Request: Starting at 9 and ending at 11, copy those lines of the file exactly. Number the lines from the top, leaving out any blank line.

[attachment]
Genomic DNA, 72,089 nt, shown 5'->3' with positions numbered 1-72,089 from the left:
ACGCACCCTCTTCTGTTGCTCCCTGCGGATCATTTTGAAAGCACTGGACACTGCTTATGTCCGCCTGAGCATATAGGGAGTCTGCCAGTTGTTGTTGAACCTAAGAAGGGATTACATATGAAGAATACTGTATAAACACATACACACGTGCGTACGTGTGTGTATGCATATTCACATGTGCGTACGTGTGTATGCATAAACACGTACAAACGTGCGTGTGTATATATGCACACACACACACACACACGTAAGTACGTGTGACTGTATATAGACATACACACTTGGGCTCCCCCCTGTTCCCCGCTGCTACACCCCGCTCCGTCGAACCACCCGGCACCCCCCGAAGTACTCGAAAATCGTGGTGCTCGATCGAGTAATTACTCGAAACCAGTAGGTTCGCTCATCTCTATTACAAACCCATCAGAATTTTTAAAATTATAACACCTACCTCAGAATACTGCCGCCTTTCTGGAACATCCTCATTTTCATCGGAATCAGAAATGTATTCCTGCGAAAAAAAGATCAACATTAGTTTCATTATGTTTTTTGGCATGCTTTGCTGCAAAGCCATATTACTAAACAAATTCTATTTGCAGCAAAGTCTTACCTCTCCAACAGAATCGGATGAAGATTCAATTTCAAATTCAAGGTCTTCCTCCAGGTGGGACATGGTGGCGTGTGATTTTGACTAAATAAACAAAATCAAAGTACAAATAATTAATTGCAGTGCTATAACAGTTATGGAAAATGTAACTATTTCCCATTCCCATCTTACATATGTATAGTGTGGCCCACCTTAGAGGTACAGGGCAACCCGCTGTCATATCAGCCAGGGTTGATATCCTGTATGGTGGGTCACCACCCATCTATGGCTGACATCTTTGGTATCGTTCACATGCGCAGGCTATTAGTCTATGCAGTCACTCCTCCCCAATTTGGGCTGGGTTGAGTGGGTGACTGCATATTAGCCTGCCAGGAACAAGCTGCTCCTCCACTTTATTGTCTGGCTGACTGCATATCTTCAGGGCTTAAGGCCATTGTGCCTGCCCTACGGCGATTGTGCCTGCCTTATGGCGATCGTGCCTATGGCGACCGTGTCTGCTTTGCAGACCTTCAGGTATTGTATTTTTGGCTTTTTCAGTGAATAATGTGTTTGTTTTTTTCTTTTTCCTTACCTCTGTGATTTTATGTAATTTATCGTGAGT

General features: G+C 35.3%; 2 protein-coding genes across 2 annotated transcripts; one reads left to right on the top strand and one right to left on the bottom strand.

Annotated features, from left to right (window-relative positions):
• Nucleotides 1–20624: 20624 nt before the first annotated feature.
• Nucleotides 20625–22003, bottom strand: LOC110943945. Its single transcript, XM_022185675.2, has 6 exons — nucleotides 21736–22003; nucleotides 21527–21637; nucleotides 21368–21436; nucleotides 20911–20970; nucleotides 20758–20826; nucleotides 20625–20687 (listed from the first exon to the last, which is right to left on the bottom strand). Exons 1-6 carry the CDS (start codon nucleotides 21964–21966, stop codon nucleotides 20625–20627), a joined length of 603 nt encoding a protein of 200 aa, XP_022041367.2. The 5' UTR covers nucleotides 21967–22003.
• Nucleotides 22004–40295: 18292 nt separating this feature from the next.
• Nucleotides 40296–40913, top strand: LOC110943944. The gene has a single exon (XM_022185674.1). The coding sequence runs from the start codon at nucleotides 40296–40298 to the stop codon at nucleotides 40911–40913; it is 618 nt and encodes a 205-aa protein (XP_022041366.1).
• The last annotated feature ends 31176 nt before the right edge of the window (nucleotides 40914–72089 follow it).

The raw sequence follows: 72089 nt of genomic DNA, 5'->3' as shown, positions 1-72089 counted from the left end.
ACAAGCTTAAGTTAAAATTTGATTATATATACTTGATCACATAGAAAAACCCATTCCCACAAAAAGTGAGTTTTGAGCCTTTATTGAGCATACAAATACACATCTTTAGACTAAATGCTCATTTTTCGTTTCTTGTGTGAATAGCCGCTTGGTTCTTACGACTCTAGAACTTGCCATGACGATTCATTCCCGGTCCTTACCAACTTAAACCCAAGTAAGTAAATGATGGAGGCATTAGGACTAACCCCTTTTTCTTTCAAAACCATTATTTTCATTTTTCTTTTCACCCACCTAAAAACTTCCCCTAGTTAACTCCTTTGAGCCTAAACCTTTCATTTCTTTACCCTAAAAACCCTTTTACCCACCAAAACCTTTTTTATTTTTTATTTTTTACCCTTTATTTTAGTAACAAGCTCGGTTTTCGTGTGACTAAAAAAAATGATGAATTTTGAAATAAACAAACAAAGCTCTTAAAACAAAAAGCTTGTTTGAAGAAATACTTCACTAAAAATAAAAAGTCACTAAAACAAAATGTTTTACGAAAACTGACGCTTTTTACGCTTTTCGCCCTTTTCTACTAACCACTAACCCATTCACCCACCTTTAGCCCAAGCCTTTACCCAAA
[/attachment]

• The last annotated feature ends 31176 nt before the right edge of the window (nucleotides 40914–72089 follow it).

The raw sequence follows: 72089 nt of genomic DNA, 5'->3' as shown, positions 1-72089 counted from the left end.
ACAAGCTTAAGTTAAAATTTGATTATATATACTTGATCACATAGAAAAACCCATTCCCACAAAAAGTGAGTTTTGAGCCTTTATTGAGCATACAAATACACATCTTTAGACTAAATGCTCATTTTTCGTTTCTTGTGTGAATAGCCGCTTGGTTCTTACGACTCTAGAACTTGCCATGACGATTCATTCCCGGTCCTTACCAACTTAAACCCAAGTAAGTAAATGATGGAGGCATTAGGACTAACCCCTTTTTCTTTCAAAACCATTATTTTCATTTTTCTTTTCACCCACCTAAAAACTTCCCCTAGTTAACTCCTTTGAGCCTAAACCTTTCATTTCTTTACCCTAAAAACCCTTTTACCCACCAAAACCTTTTTTATTTTTTATTTTTTACCCTTTATTTTAGTAACAAGCTCGGTTTTCGTGTGACTAAAAAAAATGATGAATTTTGAAATAAACAAACAAAGCTCTTAAAACAAAAAGCTTGTTTGAAGAAATACTTCACTAAAAATAAAAAGTCACTAAAACAAAATGTTTTACGAAAACTGACGCTTTTTACGCTTTTCGCCCTTTTCTACTAACCACTAACCCATTCACCCACCTTTAGCCCAAGCCTTTACCCAAA